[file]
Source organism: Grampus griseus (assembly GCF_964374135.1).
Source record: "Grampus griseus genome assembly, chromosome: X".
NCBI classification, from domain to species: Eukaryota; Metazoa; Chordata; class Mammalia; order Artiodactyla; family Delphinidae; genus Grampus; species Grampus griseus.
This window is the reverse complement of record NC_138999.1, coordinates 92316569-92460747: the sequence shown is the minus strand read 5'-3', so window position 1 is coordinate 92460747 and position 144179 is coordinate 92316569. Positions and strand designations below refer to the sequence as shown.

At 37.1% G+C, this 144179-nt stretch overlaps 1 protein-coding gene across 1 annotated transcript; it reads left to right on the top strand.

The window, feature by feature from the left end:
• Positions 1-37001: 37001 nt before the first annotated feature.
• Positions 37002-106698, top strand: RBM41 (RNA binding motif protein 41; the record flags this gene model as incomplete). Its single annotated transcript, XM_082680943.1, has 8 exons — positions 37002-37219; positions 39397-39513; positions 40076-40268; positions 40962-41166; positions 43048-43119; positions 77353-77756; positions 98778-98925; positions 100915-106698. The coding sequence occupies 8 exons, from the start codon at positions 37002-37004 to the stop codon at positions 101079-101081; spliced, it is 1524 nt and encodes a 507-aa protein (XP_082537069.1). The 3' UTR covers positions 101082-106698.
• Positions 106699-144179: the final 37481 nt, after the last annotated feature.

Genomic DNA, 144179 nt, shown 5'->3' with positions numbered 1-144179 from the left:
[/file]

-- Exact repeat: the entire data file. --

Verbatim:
Source organism: Grampus griseus (assembly GCF_964374135.1).
Source record: "Grampus griseus genome assembly, chromosome: X".
NCBI classification, from domain to species: Eukaryota; Metazoa; Chordata; class Mammalia; order Artiodactyla; family Delphinidae; genus Grampus; species Grampus griseus.
This window is the reverse complement of record NC_138999.1, coordinates 92316569-92460747: the sequence shown is the minus strand read 5'-3', so window position 1 is coordinate 92460747 and position 144179 is coordinate 92316569. Positions and strand designations below refer to the sequence as shown.

At 37.1% G+C, this 144179-nt stretch overlaps 1 protein-coding gene across 1 annotated transcript; it reads left to right on the top strand.

The window, feature by feature from the left end:
• Positions 1-37001: 37001 nt before the first annotated feature.
• Positions 37002-106698, top strand: RBM41 (RNA binding motif protein 41; the record flags this gene model as incomplete). Its single annotated transcript, XM_082680943.1, has 8 exons — positions 37002-37219; positions 39397-39513; positions 40076-40268; positions 40962-41166; positions 43048-43119; positions 77353-77756; positions 98778-98925; positions 100915-106698. The coding sequence occupies 8 exons, from the start codon at positions 37002-37004 to the stop codon at positions 101079-101081; spliced, it is 1524 nt and encodes a 507-aa protein (XP_082537069.1). The 3' UTR covers positions 101082-106698.
• Positions 106699-144179: the final 37481 nt, after the last annotated feature.

Genomic DNA, 144179 nt, shown 5'->3' with positions numbered 1-144179 from the left: